“With increasing costs, businesses will have to put up their prices and that means reaching that threshold a bit quicker than had it moved with inflation,” Croke added – a point which he explored further in a recent article on AccountingWEB.

The LTA debate

The abolition of lifetime allowance (LTA) led to spirited debate among the community, as members discussed the benefits and drawbacks of one of the Chancellor’s big hitters of his first Budget.

AccountingWEB regular Justin Bryant saw the end of the LTA as one of the few positives in the Budget, arguing that its introduction was “a totally stupid disincentive to work long and hard and save hard.”

Arguing that the announcement was just rewarding the rich, rmillaree said: “I wouldn’t be so against it if we could afford it, but the reality is we are stealing off other people’s grandkids to fund stuff like this – no coincidence MPs will be much better off.”

DJKL also threw their hat into the ring, believing that the Chancellor’s decision was a “vote loser”, with constituents likely seeing the move “as perks for the Tory Boys and will detest the Conservatives even more.”

Tougher on tax avoidance promoters

Another area that piqued the interest of the AccountingWEB community was the announcement of criminal charges for promoters of tax avoidance schemes, with the Chancellor promising a consultation.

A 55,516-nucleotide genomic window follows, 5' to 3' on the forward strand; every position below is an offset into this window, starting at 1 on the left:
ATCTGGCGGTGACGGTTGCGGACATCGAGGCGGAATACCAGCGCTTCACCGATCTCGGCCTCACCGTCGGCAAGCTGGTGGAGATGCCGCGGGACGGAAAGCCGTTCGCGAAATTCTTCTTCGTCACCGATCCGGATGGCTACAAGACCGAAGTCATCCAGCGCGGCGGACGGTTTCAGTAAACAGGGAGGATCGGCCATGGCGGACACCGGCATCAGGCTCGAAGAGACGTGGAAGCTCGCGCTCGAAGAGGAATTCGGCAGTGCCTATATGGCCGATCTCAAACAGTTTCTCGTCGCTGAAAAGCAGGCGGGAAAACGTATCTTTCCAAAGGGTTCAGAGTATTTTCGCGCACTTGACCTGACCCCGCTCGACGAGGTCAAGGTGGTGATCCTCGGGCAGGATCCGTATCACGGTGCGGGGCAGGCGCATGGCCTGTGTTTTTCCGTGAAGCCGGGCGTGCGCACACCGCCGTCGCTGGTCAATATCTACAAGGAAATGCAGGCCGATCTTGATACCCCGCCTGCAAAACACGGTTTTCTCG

“Prison sentences for marketing tax avoidance schemes is an interesting concept. Looking forward to seeing the details of that one,” wrote AWEB regular LionofLudesch, with DJKL adding a slightly more macabre reply, writing: “I would prefer a more Mikado approach to suitable punishment – boiling oil.”

Member Ruddles, however, remained sceptical, wondering what HMRC would deem a tax avoidance scheme in the future, and how that could potentially trickle down to the accounting community. “We’re not talking about prison sentences for marketing tax avoidance schemes. We’re looking at sentences for continuing to do so when told to stop,” DJKL wrote.

“The worry is what HMRC consider to be avoidance – presumably the schemes will have to have specified hallmarks, otherwise all tax advisers can expect a letter in the post telling us to ‘Stop providing tax advice to your clients’,” Ruddles wrote.

MTD swang song?

And of course, it wouldn’t be a Spring Budget without giving the AccountingWEB community an extra chance to give MTD a kicking, with news of the official scrapping of MTD for companies with a turnover of £30k or less.

“That is probably 75% of the problem cases removed. Most landlords are out and all micro-businesses,” wrote user ireallyshouldknowthisbut.

“Partnerships too, wow. I don’t really see who will be left in MTD unless incorporation becomes less attractive due to increased CT/disclosing P&L etc,” user Matrix replied.

However, Hugo Fair was quick to remind the community that, while this may cut out a large swathe of taxpayers from the future scheme, nothing is set in stone when it comes to HMRC. “Today’s announcement doesn't change the previous ‘promise’ to review the options for those groups. Indeed, plus ça change (so far).”